Last week, our oldest daughter popped out a loose tooth on her own.
Now that she’s 10 years old, we don’t bother going through the Tooth Fairy charade with her. She actually has the baby tooth sitting on her desk right now—next to a couple of Harry Potter novels and some tween magazines. The Tooth Fairy is in her rearview mirror, along with things like Treehouse TV and holding hands with her parents.
Our youngest daughter is seven years old and still believes in the Tooth Fairy. So when she loses a tooth, one of us has to remember to go into her room, take the tooth out from under her pillow while she’s sleeping and replace it with cash–or a gift card equivalent. You see, since we always use debit and credit cards, we rarely have any actual money floating around the house. So our kids often wake up to find things like Canadian Tire money or partially used gift cards under their pillows. “Wow Lily! It looks like you’ve got $5.43 to spend at Chapter’s/Indigo from the Tooth Fairy!”
But my question for readers this week isn’t about what you leave under your child’s pillow; instead, I want to know what you do with the old baby teeth after they fall out. You obviously have two choices here: You can throw out the teeth or hang on to them as a keepsake.
To me, hanging on to the old baby teeth seems a little weird. Do you just hang onto all of them in an envelope? And if you have multiple kids, do you just toss all the teeth into one envelope labelled "Various Baby Teeth"? Or do you split up the teeth based on the child? But then an envelope marked "Lily’s Baby Teeth" might seem a little strange too. And if the child still believes in the Tooth Fairy, stumbling onto a collection of their own teeth would be a pretty crushing way for them to find out the truth.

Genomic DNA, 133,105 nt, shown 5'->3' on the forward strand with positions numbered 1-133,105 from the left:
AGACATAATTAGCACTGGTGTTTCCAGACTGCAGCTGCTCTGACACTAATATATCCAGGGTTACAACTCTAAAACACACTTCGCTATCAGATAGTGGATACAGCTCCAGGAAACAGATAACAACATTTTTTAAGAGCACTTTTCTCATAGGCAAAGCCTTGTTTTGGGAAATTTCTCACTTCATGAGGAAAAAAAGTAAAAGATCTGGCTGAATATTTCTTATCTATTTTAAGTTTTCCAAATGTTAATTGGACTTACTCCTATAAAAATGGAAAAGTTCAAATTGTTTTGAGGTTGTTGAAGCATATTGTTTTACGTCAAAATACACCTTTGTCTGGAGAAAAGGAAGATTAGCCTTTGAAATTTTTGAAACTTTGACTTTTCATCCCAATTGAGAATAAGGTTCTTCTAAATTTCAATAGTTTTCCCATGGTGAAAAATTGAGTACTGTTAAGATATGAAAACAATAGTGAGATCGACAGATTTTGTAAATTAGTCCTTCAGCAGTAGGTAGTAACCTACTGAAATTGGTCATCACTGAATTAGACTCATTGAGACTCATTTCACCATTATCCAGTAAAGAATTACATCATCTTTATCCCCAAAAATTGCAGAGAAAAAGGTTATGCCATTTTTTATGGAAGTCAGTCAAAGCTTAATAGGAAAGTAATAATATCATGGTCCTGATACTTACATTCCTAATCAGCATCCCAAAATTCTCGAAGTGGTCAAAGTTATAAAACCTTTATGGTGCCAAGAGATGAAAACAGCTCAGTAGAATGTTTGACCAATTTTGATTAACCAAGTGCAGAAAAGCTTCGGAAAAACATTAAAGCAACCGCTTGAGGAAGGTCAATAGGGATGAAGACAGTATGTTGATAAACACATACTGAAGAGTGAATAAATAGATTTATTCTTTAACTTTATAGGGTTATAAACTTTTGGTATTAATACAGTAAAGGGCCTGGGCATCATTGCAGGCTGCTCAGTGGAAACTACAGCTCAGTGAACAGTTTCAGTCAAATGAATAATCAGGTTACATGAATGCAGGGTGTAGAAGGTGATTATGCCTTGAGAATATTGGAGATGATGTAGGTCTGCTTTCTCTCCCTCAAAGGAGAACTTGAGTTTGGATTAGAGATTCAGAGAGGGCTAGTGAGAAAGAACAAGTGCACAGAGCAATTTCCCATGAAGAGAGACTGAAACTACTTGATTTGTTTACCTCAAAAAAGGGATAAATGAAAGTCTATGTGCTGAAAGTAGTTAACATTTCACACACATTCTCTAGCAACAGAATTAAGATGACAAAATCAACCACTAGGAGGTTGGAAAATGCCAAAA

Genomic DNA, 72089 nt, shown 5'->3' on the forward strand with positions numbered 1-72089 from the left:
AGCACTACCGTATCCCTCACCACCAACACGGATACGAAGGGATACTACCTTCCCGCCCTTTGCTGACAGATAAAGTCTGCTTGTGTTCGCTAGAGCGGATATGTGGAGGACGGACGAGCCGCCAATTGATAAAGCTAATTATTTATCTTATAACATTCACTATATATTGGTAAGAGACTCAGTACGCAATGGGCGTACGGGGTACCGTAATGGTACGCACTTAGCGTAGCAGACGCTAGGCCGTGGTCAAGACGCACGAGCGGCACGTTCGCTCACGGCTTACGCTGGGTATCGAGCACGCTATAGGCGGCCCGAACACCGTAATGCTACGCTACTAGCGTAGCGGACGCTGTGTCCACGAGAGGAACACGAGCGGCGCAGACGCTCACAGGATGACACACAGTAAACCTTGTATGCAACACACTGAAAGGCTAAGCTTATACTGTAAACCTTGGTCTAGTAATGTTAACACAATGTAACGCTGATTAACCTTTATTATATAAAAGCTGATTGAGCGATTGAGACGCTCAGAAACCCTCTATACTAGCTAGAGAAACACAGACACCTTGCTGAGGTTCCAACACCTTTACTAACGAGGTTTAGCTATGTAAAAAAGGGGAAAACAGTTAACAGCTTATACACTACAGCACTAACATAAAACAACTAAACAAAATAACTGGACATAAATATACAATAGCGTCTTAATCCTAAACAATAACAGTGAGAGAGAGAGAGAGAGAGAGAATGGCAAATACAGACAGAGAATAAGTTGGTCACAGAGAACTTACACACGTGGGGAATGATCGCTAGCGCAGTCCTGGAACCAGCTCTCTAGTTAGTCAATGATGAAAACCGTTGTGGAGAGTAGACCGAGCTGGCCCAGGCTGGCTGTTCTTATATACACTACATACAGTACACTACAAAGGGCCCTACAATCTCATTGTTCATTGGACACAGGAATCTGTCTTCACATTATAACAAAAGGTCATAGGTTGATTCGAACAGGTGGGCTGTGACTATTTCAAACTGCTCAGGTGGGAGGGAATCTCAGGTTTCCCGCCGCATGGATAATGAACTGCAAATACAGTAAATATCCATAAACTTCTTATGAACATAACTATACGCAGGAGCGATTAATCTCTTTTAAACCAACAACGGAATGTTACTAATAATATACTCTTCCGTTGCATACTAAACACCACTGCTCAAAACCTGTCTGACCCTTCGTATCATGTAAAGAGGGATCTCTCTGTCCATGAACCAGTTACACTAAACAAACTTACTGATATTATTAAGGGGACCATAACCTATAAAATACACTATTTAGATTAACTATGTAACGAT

To me, looking at the lost baby teeth would be a constant reminder about how fast the kids have grown up and I guess that would seem really sad. So that feels like a strike against hanging onto the teeth in an envelope. I suppose you could always do something with the teeth—but then you’re getting into creepy territory. Personally, I don’t want to become one of those parents who makes a necklace out of my daughter’s baby teeth and then wears it on the day she leaves for college.
Also, it seems a little weird that we have locks of hair from their first haircuts alongside their old teeth. It’s almost like we’re waiting for the Jurassic Park technology to come around and we can recreate the kids using DNA samples that we have stored away in our attic.
On the flip side, just throwing out the teeth in the garbage does seem a little harsh and cold. Those lost baby teeth are more sentimental than toenail clippings—which you toss away without a second thought. (Although if you are keeping your child’s toenail clippings, you’d better be making one hell of a necklace out of them).
But if you are throwing away the teeth, it does free up the clutter and you won‘t get choked up when you’re looking at them down the road. Maybe just saving one tooth per child is the way to go.
I think I fall into the camp of tossing out most of the teeth out in the trash, but I would love to know what other parents do.
Read more: Baby teeth: When do kids start losing them?>
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